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Devangshu Datta: Google Earth's desi version

ISRO's new beta Bhuvan suffers heavily vis-a-vis Google Earth and associated programs like Wikimapia

Read more on:    Viewpoint | Desi | Software | Isro | Google Earth
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is one industry where it is feasible to release experimental products in the hopes that user-feedback will help iron out bugs. This is what an open beta release seeks to do. “Beta” carries large built-in disclaimers.

The beta user-community sees bugs and instability as the price of indulging curiosity. Ideally, beta-user feedback leads to upgrades that eventually make programs more stable, useful and interesting for aam users.

If however, the beta is directly comparable to a popular, freely available product, then the standard of comparisons is unfortunately, much higher. ’s new beta Bhuvan that launched on Wednesday suffers heavily vis-a-vis and associated programs like Wikimapia. The image-mapping software from ISRO is clunky. It has many potentially useful and impressive features but it is being delivered in a condition that makes even hardened beta-users sweat.

The political imperative to releasing Bhuvan on or around I-Day (on Dr Sarabhai’s 90th birthday actually) may have been strong. It was behind schedule — there’s been a buzz about it since November 2008 at least. Nevertheless, it may have been better to wait or to release a “closed” beta without exposing Bhuvan as it stands to public view.

Bhuvan promises to do a lot more than G-Earth for India-specific users. It offers quicker data refreshment (the satellite pictures will be newer). It offers better street-by-street (indeed house-by-house) coverage with resolutions that will eventually be significantly better.

It also offers a load of useful metadata ranging across climate, weather, demographics, and the historical values of above. These could empower an endless range of commercially useful apps as well as research tools. It allows easy measuring and scaling and one-click snapshot of maps. This is brilliant. Once the next version incorporates Chandrayaan-data, including shots of the dark side of the moon, the geek community will have collective orgasms.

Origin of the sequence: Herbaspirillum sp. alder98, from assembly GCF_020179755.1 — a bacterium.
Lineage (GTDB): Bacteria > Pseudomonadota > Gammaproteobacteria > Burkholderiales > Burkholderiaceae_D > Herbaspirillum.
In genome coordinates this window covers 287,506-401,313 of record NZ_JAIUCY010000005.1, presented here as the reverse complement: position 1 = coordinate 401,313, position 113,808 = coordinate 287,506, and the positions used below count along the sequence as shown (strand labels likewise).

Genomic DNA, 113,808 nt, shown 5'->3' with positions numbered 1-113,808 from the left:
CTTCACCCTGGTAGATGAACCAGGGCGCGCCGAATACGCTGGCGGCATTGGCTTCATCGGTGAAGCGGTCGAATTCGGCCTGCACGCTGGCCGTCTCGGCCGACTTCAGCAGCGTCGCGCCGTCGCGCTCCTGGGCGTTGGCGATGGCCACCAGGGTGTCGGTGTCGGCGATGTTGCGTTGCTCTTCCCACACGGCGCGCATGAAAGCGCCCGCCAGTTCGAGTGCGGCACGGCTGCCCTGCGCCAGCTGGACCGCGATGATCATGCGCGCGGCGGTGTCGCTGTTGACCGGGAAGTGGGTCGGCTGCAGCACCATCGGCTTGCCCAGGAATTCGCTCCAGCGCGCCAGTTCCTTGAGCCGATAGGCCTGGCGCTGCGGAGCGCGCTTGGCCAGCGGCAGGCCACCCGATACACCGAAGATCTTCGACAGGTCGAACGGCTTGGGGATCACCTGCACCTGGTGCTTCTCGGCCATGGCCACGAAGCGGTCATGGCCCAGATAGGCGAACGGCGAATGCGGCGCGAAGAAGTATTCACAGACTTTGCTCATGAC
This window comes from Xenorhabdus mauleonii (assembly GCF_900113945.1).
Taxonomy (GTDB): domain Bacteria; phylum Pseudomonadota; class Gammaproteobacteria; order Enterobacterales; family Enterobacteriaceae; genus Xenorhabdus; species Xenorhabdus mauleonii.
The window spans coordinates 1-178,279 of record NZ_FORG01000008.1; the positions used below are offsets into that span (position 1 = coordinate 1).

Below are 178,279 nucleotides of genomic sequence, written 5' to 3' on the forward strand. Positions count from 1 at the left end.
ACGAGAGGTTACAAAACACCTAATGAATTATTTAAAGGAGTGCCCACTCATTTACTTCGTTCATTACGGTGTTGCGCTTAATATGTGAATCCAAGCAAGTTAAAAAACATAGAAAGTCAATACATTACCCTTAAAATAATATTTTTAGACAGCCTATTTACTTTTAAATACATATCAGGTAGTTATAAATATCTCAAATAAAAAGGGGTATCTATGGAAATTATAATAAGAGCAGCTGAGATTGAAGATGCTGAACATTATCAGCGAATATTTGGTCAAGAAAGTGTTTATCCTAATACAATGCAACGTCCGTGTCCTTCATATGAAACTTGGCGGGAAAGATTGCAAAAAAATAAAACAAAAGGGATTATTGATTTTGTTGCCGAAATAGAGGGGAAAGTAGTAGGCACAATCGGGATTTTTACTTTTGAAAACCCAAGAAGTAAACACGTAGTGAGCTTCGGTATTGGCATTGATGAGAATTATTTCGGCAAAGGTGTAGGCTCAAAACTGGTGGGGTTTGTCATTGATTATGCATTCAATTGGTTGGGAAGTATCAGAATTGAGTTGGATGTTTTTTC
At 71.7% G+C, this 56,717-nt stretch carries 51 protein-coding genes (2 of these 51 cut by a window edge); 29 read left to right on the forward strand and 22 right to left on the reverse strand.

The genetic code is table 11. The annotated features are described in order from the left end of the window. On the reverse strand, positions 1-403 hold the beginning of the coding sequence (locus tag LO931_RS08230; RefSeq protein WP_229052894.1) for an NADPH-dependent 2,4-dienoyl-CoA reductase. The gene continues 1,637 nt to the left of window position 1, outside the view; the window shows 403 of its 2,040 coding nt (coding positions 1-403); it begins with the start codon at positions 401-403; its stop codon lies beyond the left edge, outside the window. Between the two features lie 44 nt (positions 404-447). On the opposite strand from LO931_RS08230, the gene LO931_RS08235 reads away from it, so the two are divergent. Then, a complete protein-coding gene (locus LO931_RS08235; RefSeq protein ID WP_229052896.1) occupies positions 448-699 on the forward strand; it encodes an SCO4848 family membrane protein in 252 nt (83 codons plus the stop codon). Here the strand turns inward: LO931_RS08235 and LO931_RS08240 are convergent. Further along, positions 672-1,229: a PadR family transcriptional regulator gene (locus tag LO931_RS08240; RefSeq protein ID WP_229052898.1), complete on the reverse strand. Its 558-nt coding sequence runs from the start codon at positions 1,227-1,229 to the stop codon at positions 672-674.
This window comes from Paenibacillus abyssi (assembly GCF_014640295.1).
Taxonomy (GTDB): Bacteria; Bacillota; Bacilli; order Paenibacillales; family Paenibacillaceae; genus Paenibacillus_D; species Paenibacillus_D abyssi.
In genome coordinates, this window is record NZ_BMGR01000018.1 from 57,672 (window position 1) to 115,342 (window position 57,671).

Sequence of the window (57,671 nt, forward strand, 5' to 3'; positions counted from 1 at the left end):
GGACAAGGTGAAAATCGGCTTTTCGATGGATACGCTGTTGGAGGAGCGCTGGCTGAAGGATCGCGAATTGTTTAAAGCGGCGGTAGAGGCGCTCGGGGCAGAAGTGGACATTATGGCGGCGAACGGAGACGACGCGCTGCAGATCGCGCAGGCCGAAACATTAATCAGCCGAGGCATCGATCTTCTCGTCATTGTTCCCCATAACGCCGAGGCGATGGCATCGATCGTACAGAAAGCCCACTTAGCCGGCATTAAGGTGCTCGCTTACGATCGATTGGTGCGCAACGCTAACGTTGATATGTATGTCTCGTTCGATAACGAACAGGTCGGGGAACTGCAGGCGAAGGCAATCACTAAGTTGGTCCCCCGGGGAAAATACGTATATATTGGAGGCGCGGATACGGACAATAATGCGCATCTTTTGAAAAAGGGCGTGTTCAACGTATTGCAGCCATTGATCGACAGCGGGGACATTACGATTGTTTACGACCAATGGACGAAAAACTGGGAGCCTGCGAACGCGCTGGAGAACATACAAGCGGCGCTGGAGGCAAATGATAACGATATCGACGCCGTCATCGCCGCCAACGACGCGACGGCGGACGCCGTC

But let me list some of the frustrations. Bhuvan requires an 10.7Mb download from the ISRO site. The site has not been mirrored and it has been down near-continuously due to high traffic since the launch. That was three days ago, and 72 hours is long enough for even bureaucracies to take corrective action. The GoI has both the technological ability and the bandwidth. The Election Commission and the Railways, for instance, handle humongous traffic.

Anyway let’s assume a user gets there when the site is working, goes through the tedious registration (I’m the Phd who lives in Maradona-Nagar), downloads and completes set-up. Bhuvan can only be run off the site, post-login. This means permanent traffic jams. You will get kicked off regularly. The user-interface has good, deep menus but lacks much in the way of help though this is common to most beta-releases.

What is more, Bhuvan can only be used off Windows platforms, through an Internet Explorer browser with DirectX and MS.Net installed. It is not a “full-screen” app since it sits inside IE. It can only be run off broadband connections that are at least 756Kbps in speed.

All this ignores India’s realities in terms of user-preferences and of broadband penetration. Very few home-users have connections anywhere near that fast (default “broadband” is 256Kbps). India’s beta-users include a thriving Linux and Mac community while browsers like Firefox, Chrome, Opera, Safari, etc are popular. DirectX is also not a safe environment. If ISRO does get hacked, DirectX will help to spread the pain.

Net-net, Bhuvan is a technically brilliant product with many innovative features. But it could fail to win widespread adoption due to the inability to consider the user perspective. It is possible to address all these issues. That’s what beta is supposedly about. Let’s hope that this is corrected in the stable release, whenever that is.

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